Henrik Isben's A Doll's House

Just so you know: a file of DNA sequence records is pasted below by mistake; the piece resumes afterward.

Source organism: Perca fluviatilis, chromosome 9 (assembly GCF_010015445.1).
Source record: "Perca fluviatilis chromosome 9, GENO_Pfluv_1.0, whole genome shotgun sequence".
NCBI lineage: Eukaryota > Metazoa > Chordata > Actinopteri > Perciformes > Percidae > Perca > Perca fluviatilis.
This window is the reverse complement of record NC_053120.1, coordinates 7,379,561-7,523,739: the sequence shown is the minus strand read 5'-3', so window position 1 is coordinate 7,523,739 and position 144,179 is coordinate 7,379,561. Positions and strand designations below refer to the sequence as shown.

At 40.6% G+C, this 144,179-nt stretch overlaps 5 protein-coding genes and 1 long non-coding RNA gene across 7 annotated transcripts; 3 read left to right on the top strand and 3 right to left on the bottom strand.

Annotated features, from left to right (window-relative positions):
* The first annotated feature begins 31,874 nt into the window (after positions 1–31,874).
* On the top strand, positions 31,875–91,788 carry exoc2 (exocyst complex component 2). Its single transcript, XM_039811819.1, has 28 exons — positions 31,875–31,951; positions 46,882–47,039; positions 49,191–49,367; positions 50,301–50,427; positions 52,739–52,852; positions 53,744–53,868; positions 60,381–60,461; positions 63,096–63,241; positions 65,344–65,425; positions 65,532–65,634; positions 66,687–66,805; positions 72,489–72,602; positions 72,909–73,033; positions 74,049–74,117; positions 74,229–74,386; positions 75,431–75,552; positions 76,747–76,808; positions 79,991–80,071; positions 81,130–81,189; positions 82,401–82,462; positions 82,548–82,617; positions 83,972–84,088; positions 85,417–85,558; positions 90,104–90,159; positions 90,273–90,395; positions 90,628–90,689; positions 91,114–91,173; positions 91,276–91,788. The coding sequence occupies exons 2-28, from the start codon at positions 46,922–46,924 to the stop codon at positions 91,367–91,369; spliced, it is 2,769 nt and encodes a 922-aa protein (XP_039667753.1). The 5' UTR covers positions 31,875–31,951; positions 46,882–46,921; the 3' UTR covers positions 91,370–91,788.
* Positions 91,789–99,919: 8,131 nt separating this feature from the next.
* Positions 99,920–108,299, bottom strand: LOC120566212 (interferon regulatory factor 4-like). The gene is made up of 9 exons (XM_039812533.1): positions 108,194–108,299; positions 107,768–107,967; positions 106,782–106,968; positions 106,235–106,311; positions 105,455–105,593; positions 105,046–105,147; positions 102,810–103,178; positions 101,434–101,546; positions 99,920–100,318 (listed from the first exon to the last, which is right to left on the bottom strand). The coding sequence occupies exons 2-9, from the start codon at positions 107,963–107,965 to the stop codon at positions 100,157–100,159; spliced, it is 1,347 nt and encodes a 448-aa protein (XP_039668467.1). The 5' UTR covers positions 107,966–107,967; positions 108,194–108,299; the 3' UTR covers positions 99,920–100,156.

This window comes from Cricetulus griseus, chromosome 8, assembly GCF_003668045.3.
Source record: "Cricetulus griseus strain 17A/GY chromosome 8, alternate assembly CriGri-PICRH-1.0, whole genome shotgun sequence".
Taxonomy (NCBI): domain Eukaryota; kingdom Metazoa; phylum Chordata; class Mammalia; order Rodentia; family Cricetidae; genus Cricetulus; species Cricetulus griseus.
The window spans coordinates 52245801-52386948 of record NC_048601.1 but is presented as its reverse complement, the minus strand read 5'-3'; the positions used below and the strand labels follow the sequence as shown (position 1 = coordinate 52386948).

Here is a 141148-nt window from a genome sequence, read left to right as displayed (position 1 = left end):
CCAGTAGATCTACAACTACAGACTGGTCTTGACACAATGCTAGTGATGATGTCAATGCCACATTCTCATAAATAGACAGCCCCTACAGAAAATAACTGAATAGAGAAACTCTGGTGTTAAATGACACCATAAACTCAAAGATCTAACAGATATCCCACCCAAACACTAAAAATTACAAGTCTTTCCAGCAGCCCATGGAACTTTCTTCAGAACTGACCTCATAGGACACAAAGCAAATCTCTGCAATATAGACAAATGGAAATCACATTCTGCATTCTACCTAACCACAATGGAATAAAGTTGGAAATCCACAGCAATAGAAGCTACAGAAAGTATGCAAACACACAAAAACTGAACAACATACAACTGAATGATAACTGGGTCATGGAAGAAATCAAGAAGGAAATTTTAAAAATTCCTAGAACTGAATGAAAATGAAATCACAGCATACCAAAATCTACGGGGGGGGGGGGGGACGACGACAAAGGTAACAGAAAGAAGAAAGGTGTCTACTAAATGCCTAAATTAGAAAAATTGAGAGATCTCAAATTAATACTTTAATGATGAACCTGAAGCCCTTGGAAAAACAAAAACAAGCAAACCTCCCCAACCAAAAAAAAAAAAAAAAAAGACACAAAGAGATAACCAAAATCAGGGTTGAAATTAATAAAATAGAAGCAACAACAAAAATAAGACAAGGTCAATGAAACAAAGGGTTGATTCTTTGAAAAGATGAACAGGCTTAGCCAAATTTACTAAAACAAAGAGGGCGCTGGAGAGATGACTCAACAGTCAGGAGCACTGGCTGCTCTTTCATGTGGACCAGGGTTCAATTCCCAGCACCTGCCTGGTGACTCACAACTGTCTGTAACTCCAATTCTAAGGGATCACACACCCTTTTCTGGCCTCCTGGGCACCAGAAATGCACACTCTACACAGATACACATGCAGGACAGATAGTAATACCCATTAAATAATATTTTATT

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Henrik Ibsen’s play A Doll House examines a woman’s struggle for independence in her marriage and social world. Through the use of character change, Ibsen conveys his theme that by breaking away from all social expectations, we can be true to ourselves. When Ibsen presents Nora Helmer, we see a “perfect” wife, who lives in a “perfect” house with a “perfect” husband and children. The Helmer children have a nanny that raises them. By having the nanny, Nora has the freedom to come and go as she pleases. Torvald Helmer, Nora’s husband, will begin a new job as bank manager, so they will be rich, which will make her “perfect” life even better. Torvald even calls Nora pet names like “my sweet little lark” (Ibsen 1567) and “my squirrel” (Ibsen 1565). These names may seem to be harmless and cute little nicknames, but the names actually show how little he thinks of her. “Torvald uses derogatory diminutives to address Nora” (Kashdan 52). Torvald talks down to her. Nora is “regarded as property rather than a partner” (Drama for Students 112). He isn’t treating her like a real person. In Torvald eyes, she isn’t an equal. “Nora is viewed as an object, a toy, a child, but never an equal” (Drama for Students 109). Nora and Torvald seem to be in love with each other though. However, Torvald is very controlling of Nora. Torvald makes little rules for Nora to follow. During the time period when the play was written, a husband controlling his wife and making rules for her was not uncommon. One incident of control is when Nora comes home from Christmas shopping. Torvald knows how much Nora loves macaroons and suspects she has bought some to eat. He comments to Nora, “My sweet tooth really didn’t make a little detour through the confectio... ... middle of paper ... ...ment about how Torvald doesn’t like for her to eat them. Nora lies and says Kristine brought them too her. As Nora’s secret side is revealed, her life seems anything but perfect. As we look at the character change in Nora, we see two different sides to her. The beginning of the play reveals a woman totally dependent on her husband for everything,. It isn’t until the end of the play that she realizes she can be herself and she doesn’t have to depend on her husband. Nora realizes “that if she wants an identity as an adult that she must leave her husband’s home” (Drama for Students 112). By examining Nora, we see from Ibsen’s theme that if we ignore all the expectations the social world has for a person, our true selves can be revealed. Bibliography: “A Doll’s House.” Drama for Students. 1985. Ibsen, Henrik. A Doll House. The Bedford Introduction to Literature.

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